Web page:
The Hackney gardeners bringing the 'countryside into the capital'

A group of Hackney gardeners have transformed Kingsland basin on Regent's Canal, into a place where wildlife thrives

A group of Hackney gardeners have transformed Kingsland basin on Regent's Canal, into a place where wildlife thrives - Credit: Gideon Corby

A group of Hackney gardeners have been busy cleaning and greening a Regent's Canal basin in De Beauvoir Town for almost ten years. 

The Wildlife Gardeners of Haggerston, led by Gideon Corby and Esther Adelman, have planted green areas and floating plant islands in and around Kingsland Basin, transforming what was a neglected industrial site into a environment where wildlife thrives. 

Gideon, who recently left his job as a lecturer to study ecology, said: “Wildlife gardening has proved itself as a way of enhancing the interesting but harsh industrial and modern landscape in inner cities.

"Bringing a bit of the countryside into the capital, it is fantastic to see a cleaner and greener canal for everyone to enjoy.”

The Wildlife Gardeners of Haggerston have been planting and cleaning up the area for almost ten years

The Wildlife Gardeners of Haggerston have been planting and cleaning up the area for almost ten years - Credit: Gideon Corby

Local residents Gideon and Esther moved to their home overlooking Haggerston’s Kingsland Basin in 2012.

The couple went on to established the Wildlife Gardeners of Haggerston and set about cleaning the canal.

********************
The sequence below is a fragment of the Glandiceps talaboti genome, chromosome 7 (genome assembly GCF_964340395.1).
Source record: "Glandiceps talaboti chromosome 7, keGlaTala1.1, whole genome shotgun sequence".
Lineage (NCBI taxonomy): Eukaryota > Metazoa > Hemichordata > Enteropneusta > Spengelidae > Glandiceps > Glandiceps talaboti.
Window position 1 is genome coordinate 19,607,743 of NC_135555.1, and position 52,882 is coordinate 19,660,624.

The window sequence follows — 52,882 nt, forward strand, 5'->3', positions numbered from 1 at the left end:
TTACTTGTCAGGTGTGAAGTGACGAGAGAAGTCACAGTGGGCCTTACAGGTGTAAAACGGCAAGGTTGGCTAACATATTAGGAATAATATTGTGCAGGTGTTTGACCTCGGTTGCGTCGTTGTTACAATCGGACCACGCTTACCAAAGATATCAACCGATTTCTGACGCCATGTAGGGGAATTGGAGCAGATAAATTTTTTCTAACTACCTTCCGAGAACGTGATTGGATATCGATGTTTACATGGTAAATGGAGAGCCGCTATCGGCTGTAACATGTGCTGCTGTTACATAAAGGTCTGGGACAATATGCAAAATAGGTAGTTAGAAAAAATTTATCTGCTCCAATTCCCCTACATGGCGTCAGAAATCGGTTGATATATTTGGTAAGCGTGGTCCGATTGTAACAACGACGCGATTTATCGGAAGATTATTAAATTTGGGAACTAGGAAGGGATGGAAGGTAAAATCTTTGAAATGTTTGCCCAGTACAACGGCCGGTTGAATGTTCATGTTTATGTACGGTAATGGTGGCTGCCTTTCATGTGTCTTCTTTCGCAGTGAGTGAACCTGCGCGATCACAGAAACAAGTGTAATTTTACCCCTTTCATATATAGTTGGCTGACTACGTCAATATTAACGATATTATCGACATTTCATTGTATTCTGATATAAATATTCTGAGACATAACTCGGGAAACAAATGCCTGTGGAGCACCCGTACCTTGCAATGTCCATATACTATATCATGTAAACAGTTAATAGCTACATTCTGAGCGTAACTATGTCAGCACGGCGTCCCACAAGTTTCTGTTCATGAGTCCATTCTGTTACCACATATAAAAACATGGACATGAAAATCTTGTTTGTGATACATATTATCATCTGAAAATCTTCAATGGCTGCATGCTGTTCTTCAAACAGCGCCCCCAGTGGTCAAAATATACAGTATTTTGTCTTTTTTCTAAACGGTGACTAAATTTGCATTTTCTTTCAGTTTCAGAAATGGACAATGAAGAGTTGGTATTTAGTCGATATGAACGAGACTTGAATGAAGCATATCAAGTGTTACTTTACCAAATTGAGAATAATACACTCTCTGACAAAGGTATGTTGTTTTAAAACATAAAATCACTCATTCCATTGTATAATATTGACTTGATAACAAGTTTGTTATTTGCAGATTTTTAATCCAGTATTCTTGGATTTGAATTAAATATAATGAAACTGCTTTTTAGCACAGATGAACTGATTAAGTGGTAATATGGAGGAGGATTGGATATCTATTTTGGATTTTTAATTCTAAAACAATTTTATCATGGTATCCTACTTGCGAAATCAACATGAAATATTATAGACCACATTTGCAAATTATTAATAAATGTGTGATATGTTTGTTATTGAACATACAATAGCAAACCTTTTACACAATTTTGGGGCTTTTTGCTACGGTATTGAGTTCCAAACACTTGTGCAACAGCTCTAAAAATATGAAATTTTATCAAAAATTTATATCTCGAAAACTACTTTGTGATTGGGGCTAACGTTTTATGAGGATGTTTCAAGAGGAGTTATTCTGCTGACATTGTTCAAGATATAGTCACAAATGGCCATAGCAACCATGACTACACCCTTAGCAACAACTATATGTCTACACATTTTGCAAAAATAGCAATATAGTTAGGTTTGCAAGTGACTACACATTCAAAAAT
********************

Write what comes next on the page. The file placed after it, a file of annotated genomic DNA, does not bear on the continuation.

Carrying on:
What began as two people picking up rubbish, quickly became a community of neighbours mobilised by a shared love of wildlife and their local area.

Most Read

The group planted bulbs, trees and a wildflower meadow, giving new life to the 350 meter waterside enclave from Kingsland Road to Whitmore Road Bridge.

New species nesting in the rejuvenated patch include sparrows, starlings, kingfishers, herons, sparrowhawks and four different types of bats.

The Hackney gardening groups efforts has meant new species nesting in the basin

The Hackney gardening groups efforts has meant new species nesting in the basin - Credit: Gideon Corby

The gardeners also focused on aquatic planting in the basin thanks to a grant from their social landlord, L&Q.

The funding went towards the installation of new floating islands to create shelter and foraging areas for wildlife. 

The islands also filter the water of excess nutrients and pollutants.

Sophie Leedham, resident involvement manager at L&Q, said: "Not only have the Wildlife Gardeners of Haggerston created a thriving ecological reserve, but their actions have also reaffirmed the importance of green spaces for community spirit, physical health and mental wellbeing."

Kinsland basin on Regent's canal

The gardeners' long-term plans involve creating a blue and green corridor for wildlife to travel from the Lea Valley into inner London - Credit: Gideon Corby

The group’s horticultural pursuits were recognised when they received the European Award for urban ecological gardening in 2019.

The gardeners’ future plans involve connecting the entire canal with all the parks and green spaces along its route.